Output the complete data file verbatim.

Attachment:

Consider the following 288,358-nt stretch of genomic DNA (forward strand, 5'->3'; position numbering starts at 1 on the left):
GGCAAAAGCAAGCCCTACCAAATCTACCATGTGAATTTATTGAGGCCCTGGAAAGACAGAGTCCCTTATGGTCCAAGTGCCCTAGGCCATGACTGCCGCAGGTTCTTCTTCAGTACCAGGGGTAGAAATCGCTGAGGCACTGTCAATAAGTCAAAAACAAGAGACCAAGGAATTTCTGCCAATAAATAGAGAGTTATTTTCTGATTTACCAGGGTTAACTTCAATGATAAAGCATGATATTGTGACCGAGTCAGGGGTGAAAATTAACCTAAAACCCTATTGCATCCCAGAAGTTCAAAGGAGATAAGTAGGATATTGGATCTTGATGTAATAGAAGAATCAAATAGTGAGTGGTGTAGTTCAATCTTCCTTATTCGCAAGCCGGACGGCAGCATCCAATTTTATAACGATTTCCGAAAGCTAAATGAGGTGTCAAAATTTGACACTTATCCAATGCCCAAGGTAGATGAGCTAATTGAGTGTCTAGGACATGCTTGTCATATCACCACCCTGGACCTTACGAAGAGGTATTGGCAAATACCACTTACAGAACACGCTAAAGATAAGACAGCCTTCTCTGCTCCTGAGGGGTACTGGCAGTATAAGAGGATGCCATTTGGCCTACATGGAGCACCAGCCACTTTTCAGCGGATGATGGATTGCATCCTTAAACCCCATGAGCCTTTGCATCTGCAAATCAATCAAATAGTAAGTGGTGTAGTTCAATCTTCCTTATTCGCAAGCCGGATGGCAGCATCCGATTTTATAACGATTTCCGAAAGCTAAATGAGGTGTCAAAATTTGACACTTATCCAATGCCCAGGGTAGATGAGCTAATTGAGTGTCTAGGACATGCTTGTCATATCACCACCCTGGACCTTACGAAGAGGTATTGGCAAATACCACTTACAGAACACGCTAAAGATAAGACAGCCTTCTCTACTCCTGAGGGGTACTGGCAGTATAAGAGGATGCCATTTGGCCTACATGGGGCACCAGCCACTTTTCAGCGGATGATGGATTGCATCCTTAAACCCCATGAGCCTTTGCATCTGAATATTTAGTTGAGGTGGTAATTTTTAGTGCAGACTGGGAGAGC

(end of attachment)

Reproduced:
Consider the following 288,358-nt stretch of genomic DNA (forward strand, 5'->3'; position numbering starts at 1 on the left):
GGCAAAAGCAAGCCCTACCAAATCTACCATGTGAATTTATTGAGGCCCTGGAAAGACAGAGTCCCTTATGGTCCAAGTGCCCTAGGCCATGACTGCCGCAGGTTCTTCTTCAGTACCAGGGGTAGAAATCGCTGAGGCACTGTCAATAAGTCAAAAACAAGAGACCAAGGAATTTCTGCCAATAAATAGAGAGTTATTTTCTGATTTACCAGGGTTAACTTCAATGATAAAGCATGATATTGTGACCGAGTCAGGGGTGAAAATTAACCTAAAACCCTATTGCATCCCAGAAGTTCAAAGGAGATAAGTAGGATATTGGATCTTGATGTAATAGAAGAATCAAATAGTGAGTGGTGTAGTTCAATCTTCCTTATTCGCAAGCCGGACGGCAGCATCCAATTTTATAACGATTTCCGAAAGCTAAATGAGGTGTCAAAATTTGACACTTATCCAATGCCCAAGGTAGATGAGCTAATTGAGTGTCTAGGACATGCTTGTCATATCACCACCCTGGACCTTACGAAGAGGTATTGGCAAATACCACTTACAGAACACGCTAAAGATAAGACAGCCTTCTCTGCTCCTGAGGGGTACTGGCAGTATAAGAGGATGCCATTTGGCCTACATGGAGCACCAGCCACTTTTCAGCGGATGATGGATTGCATCCTTAAACCCCATGAGCCTTTGCATCTGCAAATCAATCAAATAGTAAGTGGTGTAGTTCAATCTTCCTTATTCGCAAGCCGGATGGCAGCATCCGATTTTATAACGATTTCCGAAAGCTAAATGAGGTGTCAAAATTTGACACTTATCCAATGCCCAGGGTAGATGAGCTAATTGAGTGTCTAGGACATGCTTGTCATATCACCACCCTGGACCTTACGAAGAGGTATTGGCAAATACCACTTACAGAACACGCTAAAGATAAGACAGCCTTCTCTACTCCTGAGGGGTACTGGCAGTATAAGAGGATGCCATTTGGCCTACATGGGGCACCAGCCACTTTTCAGCGGATGATGGATTGCATCCTTAAACCCCATGAGCCTTTGCATCTGAATATTTAGTTGAGGTGGTAATTTTTAGTGCAGACTGGGAGAGC